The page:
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Ben Kingsley Blog post by Ben Kingsley

RBA Rates Decision – December 2010

Given Glenn Stevens’ recent speech last month that he saw no reason for a further rate rise this year, it was no surprise that the cash rate remained on hold, following the RBA board meeting and cash rate announcement today.

The economists are mixed in their view of what the future holds regarding rate rises, some are predicting further rate rises in 2011 and others are of the view that this tightening cycle is coming to an end.  This month I thought I’d share with you some extracts that I pulled out of St George’s morning report, which makes for a great little snapshot of world economic and market data.  It also highlights a subtle example of how economists can change their views as new data is announced.


Extract from St George Morning Report – 29/11/10:

AUSTRALIA: RBA Governor Glenn Stevens presented his semi-annual testimony on Friday. The key themes in his speech were similar to prior RBA rhetoric. The RBA Governor noted that while global growth has been better than expected this year, it is anticipated to moderate to somewhere closer to trend growth in the year ahead. This would reflect fiscal tightening measures in the EU region in response to the debt crisis, tightening policies in emerging economies to prevent overheating and the fact that the major countries are still battling with the aftermath of the financial crisis. In Australia, the key theme remains the 60-year high in the terms of trade, which will provide a key boost to business investment, incomes and spending. Accordingly, inflation is unlikely to decline further from here. While the high AUD is placing a lid on inflationary pressures, growth in labour costs is rising. Although inflation is expected to remain close to the 2-3% target in the year ahead, the risks are that inflation could be too high, rather than too low.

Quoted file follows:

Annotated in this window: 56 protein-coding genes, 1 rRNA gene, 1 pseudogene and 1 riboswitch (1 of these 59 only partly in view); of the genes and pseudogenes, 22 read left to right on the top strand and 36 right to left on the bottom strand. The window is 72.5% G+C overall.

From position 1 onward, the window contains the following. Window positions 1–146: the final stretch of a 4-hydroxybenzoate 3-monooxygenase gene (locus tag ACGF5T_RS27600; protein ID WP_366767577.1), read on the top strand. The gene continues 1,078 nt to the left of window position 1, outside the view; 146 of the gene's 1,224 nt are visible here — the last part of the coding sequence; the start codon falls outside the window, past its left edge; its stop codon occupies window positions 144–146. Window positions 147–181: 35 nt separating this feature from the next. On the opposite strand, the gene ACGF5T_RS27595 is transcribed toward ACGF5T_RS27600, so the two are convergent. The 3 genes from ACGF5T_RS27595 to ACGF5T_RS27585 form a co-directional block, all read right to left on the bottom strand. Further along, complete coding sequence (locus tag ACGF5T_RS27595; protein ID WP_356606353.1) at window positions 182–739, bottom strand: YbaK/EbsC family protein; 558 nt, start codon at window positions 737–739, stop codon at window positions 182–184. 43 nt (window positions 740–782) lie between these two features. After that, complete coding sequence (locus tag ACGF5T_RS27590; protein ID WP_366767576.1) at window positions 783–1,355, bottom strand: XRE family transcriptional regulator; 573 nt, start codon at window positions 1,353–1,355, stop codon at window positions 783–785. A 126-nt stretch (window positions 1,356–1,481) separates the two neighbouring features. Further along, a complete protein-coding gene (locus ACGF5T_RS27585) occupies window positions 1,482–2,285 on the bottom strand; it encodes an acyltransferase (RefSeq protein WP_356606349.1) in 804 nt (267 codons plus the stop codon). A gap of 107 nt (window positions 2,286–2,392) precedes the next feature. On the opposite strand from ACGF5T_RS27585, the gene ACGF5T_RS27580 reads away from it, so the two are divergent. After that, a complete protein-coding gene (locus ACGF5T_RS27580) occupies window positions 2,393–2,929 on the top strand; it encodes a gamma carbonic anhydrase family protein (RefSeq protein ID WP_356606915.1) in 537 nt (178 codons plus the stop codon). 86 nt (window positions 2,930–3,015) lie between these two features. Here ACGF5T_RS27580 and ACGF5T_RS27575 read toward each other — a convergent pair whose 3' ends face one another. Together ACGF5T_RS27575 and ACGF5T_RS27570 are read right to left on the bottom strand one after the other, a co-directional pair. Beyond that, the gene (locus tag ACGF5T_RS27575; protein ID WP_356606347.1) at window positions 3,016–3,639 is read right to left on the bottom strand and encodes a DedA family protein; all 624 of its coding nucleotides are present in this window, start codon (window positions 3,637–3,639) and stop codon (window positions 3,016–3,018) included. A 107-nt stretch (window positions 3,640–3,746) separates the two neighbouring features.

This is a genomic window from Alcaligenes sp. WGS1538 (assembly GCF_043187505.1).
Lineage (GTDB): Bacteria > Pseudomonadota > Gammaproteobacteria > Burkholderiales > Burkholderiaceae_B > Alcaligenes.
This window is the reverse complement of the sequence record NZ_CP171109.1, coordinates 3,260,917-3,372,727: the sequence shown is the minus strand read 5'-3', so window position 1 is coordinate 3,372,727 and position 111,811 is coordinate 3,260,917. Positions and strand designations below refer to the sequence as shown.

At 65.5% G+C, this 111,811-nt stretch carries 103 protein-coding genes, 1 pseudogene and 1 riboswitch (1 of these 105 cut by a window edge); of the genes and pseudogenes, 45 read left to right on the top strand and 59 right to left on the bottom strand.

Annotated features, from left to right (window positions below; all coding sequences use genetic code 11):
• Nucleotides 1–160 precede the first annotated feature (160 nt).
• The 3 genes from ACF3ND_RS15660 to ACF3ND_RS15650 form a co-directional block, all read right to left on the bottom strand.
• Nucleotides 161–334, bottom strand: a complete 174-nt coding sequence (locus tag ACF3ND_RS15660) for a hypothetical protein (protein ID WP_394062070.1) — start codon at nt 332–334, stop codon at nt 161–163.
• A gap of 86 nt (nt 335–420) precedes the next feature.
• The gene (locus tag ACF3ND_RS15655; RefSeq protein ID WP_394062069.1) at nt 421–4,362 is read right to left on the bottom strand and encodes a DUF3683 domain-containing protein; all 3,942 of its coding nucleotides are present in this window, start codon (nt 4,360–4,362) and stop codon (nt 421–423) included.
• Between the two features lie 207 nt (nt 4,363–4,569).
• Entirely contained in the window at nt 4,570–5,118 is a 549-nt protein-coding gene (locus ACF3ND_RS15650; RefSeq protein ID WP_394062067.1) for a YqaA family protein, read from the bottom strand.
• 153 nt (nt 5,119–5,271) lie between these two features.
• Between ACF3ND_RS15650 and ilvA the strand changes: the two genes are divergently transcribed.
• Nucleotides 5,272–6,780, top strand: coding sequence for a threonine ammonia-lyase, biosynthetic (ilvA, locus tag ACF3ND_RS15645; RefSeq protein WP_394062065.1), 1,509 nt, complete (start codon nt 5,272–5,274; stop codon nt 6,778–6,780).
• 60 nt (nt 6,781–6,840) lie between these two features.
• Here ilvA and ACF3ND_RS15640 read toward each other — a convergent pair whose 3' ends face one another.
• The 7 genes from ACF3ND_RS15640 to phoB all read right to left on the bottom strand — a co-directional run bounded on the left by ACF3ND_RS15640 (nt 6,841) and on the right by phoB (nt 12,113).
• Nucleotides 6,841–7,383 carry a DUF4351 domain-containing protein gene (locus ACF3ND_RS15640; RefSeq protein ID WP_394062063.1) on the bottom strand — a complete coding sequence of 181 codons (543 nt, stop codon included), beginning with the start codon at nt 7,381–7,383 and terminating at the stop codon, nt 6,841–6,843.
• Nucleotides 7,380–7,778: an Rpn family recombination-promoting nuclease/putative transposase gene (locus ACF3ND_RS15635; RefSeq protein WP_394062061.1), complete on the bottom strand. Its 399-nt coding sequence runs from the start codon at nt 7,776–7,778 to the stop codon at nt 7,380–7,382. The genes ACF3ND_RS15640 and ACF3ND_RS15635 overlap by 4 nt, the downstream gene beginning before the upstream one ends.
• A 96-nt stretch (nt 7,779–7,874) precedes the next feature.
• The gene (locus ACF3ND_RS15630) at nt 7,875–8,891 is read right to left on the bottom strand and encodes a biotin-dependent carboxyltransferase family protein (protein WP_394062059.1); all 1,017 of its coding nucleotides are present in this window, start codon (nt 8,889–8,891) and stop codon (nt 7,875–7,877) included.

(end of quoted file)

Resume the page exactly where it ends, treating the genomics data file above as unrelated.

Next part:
Interestingly, the RBA Governor highlighted that quite reasonable arguments could have been made to delay lifting rates on Melbourne Cup Day. This supports our view that rates will remain on hold for some time especially as lending rates in the broader economy are seen to now have a contractionary impact on growth. However, the very high level in the terms of trade will be a major economic stimulus in the year ahead. So the next move in rates is still likely to be up than down. We anticipate that the most likely timing for the next rate hike will be in the middle of 2011.


Extract from St George Morning Report – 2/12/10:

Growth in the September quarter was softer than expected, rising just 0.2%, versus consensus expectations of a 0.4% increase. Second quarter growth was also revised down to 1.1% (previously 1.2%). This saw the annual growth rate fall to 2.7%, from 3.1% previously.  Detracting from growth was net exports, after making the largest contribution in the previous quarter. Keeping this quarter’s number positive was strong growth in non-dwelling construction. Equipment expenditure fell. Household expenditure rose 0.6%. An upside surprise was a surge in agriculture output – without it GDP was negative 0.2%.


The wider consensus is that Australia’s GDP will go at a solid rate in 2011.  Although it’s fair to say a two tier economy might develop whereby general consumer activity will be softer as higher costs of living take hold. On the other side of the coin, mining revenues and favourable terms of trade impact positively on GDP.

My view is that we are not too far off the top of the interest rate cycle. I definitely cannot see interest rates going higher than another 1% and if they do go this high, then I cannot see this happening very quickly – it might take around two years to get there, as Australian families will really struggle to pay the bills from that point forward, which can only mean consumer spending will die and this must have a flow on effect for employment, which will be the trigger for an easing of rates.

Note: I’m no expert and this is a personal view from my own research and reading of the economy.  More importantly, it should not be taken as advice or be the reason you make any decision regarding your money and finances.  Those decisions should be made through consultation with us, but they need to be made based on personal circumstances and objectives in mind and not just because of an opinion of mine using our money planning professional approach.

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